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Police in Russia Might Soon be Allowed to Shoot at Women, Unless They ‘Look Pregnant’

The amendments suggest shooting at women should be allowed, unless there are "visible signs of pregnancy." Images mixed by Tetyana Lokot.

The amendments suggest shooting at women should be allowed, unless there are “visible signs of pregnancy.” Images mixed by Tetyana Lokot.

A group of lawmakers in Russia's State Duma have suggested expanding opportunities for the use of firearms with impunity by police, proposing changes to a law that currently prohibits police officers from firing into crowds or at women.

A set of amendments to the police law introduced into the lower house of the Russian parliament by Irina Yarovaya, a lawmaker from the United Russia party and head of the parliamentary security committee, suggests granting police officers a “presumption of trust and support,” meaning they would not have to face prosecution for any action taken while on official duty, so long as said action was for a valid purpose and in accordance with existing laws.

According to the present law, police are prohibited from shooting at women. The draft amendments would void this general rule: the ban on shooting would only apply if a woman exhibited “visible signs of pregnancy.” The new legislation would also allow police to shoot into crowds (currently forbidden), provided they were doing it “to prevent acts of terror or hostage situations.” Other suggested amendments include granting police the right to conduct searches of personal property and persons on grounds of “reasonable suspicion” instead of providing compelling evidence, and entitling police officers to enter private residences in order to detain individuals, even if they haven't yet been charged or officially declared criminal suspects.

Given the history of police brutality and prisoner abuse in Russia, some of the RuNet reactions to the law were quite predictable, with users lamenting the expansion of police powers and impunity.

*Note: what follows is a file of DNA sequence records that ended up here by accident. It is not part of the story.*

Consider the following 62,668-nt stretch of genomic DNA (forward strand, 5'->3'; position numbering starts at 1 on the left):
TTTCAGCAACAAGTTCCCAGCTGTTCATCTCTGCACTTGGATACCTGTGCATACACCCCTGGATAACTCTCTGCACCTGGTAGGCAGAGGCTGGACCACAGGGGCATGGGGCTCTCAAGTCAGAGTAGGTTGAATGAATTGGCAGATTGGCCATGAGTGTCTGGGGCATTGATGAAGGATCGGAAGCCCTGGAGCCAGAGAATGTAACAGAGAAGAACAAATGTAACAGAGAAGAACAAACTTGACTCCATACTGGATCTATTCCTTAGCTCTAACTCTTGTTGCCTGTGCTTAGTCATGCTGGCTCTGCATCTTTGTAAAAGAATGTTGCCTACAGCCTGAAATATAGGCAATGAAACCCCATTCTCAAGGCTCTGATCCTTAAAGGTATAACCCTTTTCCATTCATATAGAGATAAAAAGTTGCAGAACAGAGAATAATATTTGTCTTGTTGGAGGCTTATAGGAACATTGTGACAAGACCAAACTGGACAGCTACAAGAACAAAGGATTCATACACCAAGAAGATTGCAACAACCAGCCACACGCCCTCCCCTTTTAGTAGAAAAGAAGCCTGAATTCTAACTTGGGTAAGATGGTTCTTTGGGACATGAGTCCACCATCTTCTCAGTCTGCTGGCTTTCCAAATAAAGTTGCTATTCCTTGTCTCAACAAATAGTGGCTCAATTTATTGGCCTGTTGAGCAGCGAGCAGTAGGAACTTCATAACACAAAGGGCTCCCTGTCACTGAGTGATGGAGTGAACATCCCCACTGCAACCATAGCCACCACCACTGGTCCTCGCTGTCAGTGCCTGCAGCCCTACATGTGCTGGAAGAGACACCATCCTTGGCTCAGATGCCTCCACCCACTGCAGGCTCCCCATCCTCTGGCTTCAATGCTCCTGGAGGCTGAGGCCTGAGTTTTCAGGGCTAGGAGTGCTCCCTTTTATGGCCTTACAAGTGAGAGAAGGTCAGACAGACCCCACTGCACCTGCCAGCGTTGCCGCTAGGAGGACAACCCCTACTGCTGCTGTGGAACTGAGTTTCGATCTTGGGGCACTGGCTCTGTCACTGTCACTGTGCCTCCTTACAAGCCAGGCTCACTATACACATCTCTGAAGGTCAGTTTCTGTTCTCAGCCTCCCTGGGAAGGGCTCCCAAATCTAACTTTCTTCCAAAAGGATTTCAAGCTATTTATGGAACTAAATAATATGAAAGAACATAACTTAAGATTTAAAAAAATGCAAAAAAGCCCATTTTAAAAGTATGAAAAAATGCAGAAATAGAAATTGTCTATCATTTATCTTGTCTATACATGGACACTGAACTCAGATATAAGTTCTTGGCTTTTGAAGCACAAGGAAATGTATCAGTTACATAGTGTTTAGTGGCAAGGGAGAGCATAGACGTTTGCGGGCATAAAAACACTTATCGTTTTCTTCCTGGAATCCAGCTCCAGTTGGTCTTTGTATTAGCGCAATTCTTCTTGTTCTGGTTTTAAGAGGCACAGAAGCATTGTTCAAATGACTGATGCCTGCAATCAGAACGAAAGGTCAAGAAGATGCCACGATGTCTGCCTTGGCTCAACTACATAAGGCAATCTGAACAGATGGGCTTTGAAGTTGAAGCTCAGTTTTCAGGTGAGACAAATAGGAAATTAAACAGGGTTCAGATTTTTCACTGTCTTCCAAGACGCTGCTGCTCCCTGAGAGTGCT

Every sane person understands that the authorities are afraid of their own people more than the mythical enemy from the West.

Others joked that the lawmakers who proposed the amendments may have had ulterior motives, especially in regards to women.

Don't you know, it's a clever way to combat demographic problems. If you're knocked up, you have nothing to fear.

The proposed change to the norm of shooting at women seemingly caused the biggest uproar. Pussy Riot's Nadya Tolokonnikova, who last year launched MediaZona, a new media portal devoted to reporting on issues and events in Russia's prison system, tweeted about her outrage.

Police will be permitted to legally open fire on women. “Those chicks have gotten out of hand,” the State Duma decided.

However, some Twitter users immediately questioned Tolokonnikova's indignation, latching onto her feminist image.

Nadya, you're a feminist, aren't you? Women should be as equal before the law as men.

Another part of the social media debate around the “presumption of trust” for Russian police revolved around comparisons with similar legislation in other countries. Some users drew parallels with the US, where the police force has faced public scrutiny in light of mass protests against police brutality in places like Ferguson and Baltimore.

In the US, police have had a lot of rights for quite a while.

We're almost approaching the legislation and rights of the police in the US. They can even shoot on “reasonable grounds” there.

The broken windows policy in action.

While the proposed amendments have yet to clear parliament, it seems the Russians are none to happy with the idea of giving the country's law enforcement more powers and fewer responsibilities.

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